Anthem as a series may not be dead, but Anthem as a game definitely is. Unless you ask Kotaku, who has put out a piece in response to YouTube’s pronouncing the game is dead during the long period of silence following the abandonment of the road-map. Plus the departure of numerous top staff and Electronic Arts themselves remaining mum during investor calls about the games performance and even continued viability.
Why do we suspect this piece is a direct rebuttal to what YouTube channels have been saying about the game? Simply because Kotaku themselves cannot hide their bitterness and hatred towards them as they both name drop and offhandedly mention them twice.
Bioware, according to Kotaku, has a lot of plans. They plan to overhaul the entire game from the social systems to the quests and difficulty. It’ll have a new world map, overhauled lot system, and a structure so different it will practically be a new game.
“in Austin, Texas and Edmonton, Alberta, Canada—are quietly working on plans to overhaul the game.”
“ the game’s developers plan to overhaul the loot, the quests, the social aspects of the game, the difficulty, the progression system, and the world map. One person on the project said they’re planning to change the game’s entire structure.”
Plans don’t count for squat, especially when those plans lack a unifying vision.
It’s nice to say we’re going to have a new loot system, another entirely to sit down and plan out the intricate nature of it and how it will work together with the game’s progression system to retain player engagement. Overhauling difficulty is a fantastic idea, but how you’re going to balance that in squads with various levels, builds, and experience is another matter entirely.
Any industry veteran will likely say “plans are like dreams, they’re nice to have.” Every one of them has the story of the feature they wanted, but had to be cut because it didn’t mesh with the design, or there wasn’t enough time to make the code stop hating their soul for trying to implement it.
Planning is literally the first stage of game design unless you’re using the California Time model of design, which concludes typically with a severe crunch that Bioware execs have called “Bioware Magic”. The sentiment this means anything for the future of the game is later undermined when it’s revealed nothing is concrete.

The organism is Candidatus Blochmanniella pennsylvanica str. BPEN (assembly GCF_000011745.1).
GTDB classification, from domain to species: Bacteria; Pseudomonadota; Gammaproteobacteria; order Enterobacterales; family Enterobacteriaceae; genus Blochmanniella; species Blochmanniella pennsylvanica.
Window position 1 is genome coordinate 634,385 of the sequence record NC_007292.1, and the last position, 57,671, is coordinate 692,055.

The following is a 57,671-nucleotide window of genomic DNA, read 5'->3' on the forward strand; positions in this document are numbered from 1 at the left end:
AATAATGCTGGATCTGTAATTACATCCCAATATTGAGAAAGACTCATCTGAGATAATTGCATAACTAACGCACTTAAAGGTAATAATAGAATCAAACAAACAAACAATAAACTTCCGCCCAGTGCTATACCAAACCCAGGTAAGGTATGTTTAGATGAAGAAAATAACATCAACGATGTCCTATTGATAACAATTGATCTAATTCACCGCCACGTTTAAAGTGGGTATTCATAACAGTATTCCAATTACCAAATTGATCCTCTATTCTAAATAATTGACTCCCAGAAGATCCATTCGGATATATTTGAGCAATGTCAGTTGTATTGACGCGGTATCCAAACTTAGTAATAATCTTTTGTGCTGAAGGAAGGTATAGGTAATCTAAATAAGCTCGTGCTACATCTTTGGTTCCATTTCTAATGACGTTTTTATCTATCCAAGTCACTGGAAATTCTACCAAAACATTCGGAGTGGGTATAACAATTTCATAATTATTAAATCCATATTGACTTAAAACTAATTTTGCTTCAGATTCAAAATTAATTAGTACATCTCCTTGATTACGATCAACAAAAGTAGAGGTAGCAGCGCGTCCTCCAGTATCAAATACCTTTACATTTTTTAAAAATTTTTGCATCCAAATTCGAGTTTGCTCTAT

Schreier goes on to write…
“A second person on the project told me yesterday they were still doing ‘lots of testing things out and experimentation but still nothing concrete.’”
The ultimate nail in Kotaku’s argument the game is still under development is the announcement that all these plans might unfold not in updates or a massive DLC pack, but as a future game. That in Bioware’s defense will launch at a discount for adopters of the original game. As that decision has to be made by Electronic Arts, its mere issuance suggests corporate direction forward will be a new title.
“[…] but the developers have not yet figured out exactly what that will look like. They’re even considering releasing Anthem Next as a brand new game, although those who work on the project said that could take a lot of forms.”
If Kotaku were to act like real journalists they could have spun this piece in a different light. Claiming while the fate of Anthem as a game is up in the air the future of the series is still strong and fans who have stuck around have a lot to look forward to.
Instead the article drips with bitterness towards their competition at YouTube. The entire piece reads as nothing more than a childish rebuttal to the kid they don’t like. Complete with facts and statements that contradict the very story they’re trying to weave to the adults (audience).
Finally the article finishes its contradictory nature hyping the “much anticipated Dragon Age 4.” A game with no hype, but plenty of concern after the departure of its lead producer Fernando Melo departed the studio and Bioware confirmed politics will be ham-fisted into the narrative structure of the game, as detailed by LegacyKillaHD.
Many games have a huge comeback story and it would be wonderful to see the studio in crisis be able to pull one off. To pretend though that development on Anthem is anything but in a state of absolute chaos at best and dead at worse, to drag out talks of plans as if it were somehow concrete proof the game is still chugging along, is disingenuous.
With developers themselves admitting there is a chance that their upcoming undertaking could potentially be released as a new game that means Anthem as a franchise isn’t dead, but Anthem as a title very likely is.